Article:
Glendale residents voice fears over coyotes in neighborhood
Animal control officials on Monday sought to ease growing concerns among Glendale residents unnerved by the prevalence of coyotes in their neighborhoods, saying the animals play an important role in the local ecosystem and pose little threat to humans.
At the first of two public meeting scheduled to address the increased reports of coyote sighting and conflicts, Glendale officials said that taking simple measures, such as securing pet food and trash, can go a long way in discouraging any unwanted visits.
“Coyotes are naturally very afraid of people,” said Lynsey White Dasher, an urban wildlife specialist for the Humane Society of the United States.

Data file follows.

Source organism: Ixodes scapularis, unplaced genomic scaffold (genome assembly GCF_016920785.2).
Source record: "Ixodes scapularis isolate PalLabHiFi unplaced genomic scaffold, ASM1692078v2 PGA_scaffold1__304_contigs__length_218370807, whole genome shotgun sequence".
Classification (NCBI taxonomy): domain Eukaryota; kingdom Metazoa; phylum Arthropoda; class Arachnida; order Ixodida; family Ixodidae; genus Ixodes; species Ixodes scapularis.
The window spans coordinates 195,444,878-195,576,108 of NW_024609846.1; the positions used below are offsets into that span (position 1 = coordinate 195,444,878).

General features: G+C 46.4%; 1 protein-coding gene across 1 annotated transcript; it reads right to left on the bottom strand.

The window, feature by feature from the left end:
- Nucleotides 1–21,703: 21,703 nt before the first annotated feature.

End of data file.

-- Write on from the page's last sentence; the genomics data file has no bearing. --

Glendale’s rich habitat and abundant food source attract highly adaptable coyotes, which help control the rodent population, she said. One woman told wildlife specialists she has seen two to three coyotes in front of her Glendale home. At one point, she said, a coyote sat down in her driveway and blocked her car in.
She said she feared that they would attack her dogs, so she bought an air horn to scare the coyotes away.
White Dasher said air horns can be effective coyote repellants and recommended other strategies such as making yourself appear larger, making loud noises, yelling, throwing items and spraying water. But each technique only works when directed consistently at the same coyotes, White Dasher said
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-- Veronica Rocha, Times Community News
Photo: A coyote information sign posted on Mountain Street offered information on the animals and how to interact with them in 2009. Credit: Times Community News